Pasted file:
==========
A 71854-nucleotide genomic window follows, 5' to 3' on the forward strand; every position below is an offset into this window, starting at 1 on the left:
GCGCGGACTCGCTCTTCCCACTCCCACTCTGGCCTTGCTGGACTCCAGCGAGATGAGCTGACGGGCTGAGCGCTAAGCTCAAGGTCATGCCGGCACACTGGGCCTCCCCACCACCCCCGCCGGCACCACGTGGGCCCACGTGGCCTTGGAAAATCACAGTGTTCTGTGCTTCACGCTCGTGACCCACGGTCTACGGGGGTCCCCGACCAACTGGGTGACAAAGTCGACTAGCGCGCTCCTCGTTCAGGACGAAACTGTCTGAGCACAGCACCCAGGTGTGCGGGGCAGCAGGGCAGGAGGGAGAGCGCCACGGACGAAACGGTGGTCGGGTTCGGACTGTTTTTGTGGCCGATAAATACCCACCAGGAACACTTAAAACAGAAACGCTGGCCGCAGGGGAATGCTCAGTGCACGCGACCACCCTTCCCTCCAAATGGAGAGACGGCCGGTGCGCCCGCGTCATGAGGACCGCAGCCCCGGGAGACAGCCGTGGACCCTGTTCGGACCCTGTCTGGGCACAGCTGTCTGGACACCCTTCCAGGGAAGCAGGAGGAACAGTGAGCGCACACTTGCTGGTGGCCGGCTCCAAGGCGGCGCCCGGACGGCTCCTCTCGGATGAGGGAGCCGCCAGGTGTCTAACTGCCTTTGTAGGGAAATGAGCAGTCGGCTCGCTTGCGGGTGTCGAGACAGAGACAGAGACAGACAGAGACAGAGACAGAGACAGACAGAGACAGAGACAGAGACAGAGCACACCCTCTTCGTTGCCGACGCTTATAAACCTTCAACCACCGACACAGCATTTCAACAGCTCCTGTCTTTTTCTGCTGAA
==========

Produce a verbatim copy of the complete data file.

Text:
A 71854-nucleotide genomic window follows, 5' to 3' on the forward strand; every position below is an offset into this window, starting at 1 on the left:
GCGCGGACTCGCTCTTCCCACTCCCACTCTGGCCTTGCTGGACTCCAGCGAGATGAGCTGACGGGCTGAGCGCTAAGCTCAAGGTCATGCCGGCACACTGGGCCTCCCCACCACCCCCGCCGGCACCACGTGGGCCCACGTGGCCTTGGAAAATCACAGTGTTCTGTGCTTCACGCTCGTGACCCACGGTCTACGGGGGTCCCCGACCAACTGGGTGACAAAGTCGACTAGCGCGCTCCTCGTTCAGGACGAAACTGTCTGAGCACAGCACCCAGGTGTGCGGGGCAGCAGGGCAGGAGGGAGAGCGCCACGGACGAAACGGTGGTCGGGTTCGGACTGTTTTTGTGGCCGATAAATACCCACCAGGAACACTTAAAACAGAAACGCTGGCCGCAGGGGAATGCTCAGTGCACGCGACCACCCTTCCCTCCAAATGGAGAGACGGCCGGTGCGCCCGCGTCATGAGGACCGCAGCCCCGGGAGACAGCCGTGGACCCTGTTCGGACCCTGTCTGGGCACAGCTGTCTGGACACCCTTCCAGGGAAGCAGGAGGAACAGTGAGCGCACACTTGCTGGTGGCCGGCTCCAAGGCGGCGCCCGGACGGCTCCTCTCGGATGAGGGAGCCGCCAGGTGTCTAACTGCCTTTGTAGGGAAATGAGCAGTCGGCTCGCTTGCGGGTGTCGAGACAGAGACAGAGACAGACAGAGACAGAGACAGAGACAGACAGAGACAGAGACAGAGACAGAGCACACCCTCTTCGTTGCCGACGCTTATAAACCTTCAACCACCGACACAGCATTTCAACAGCTCCTGTCTTTTTCTGCTGAA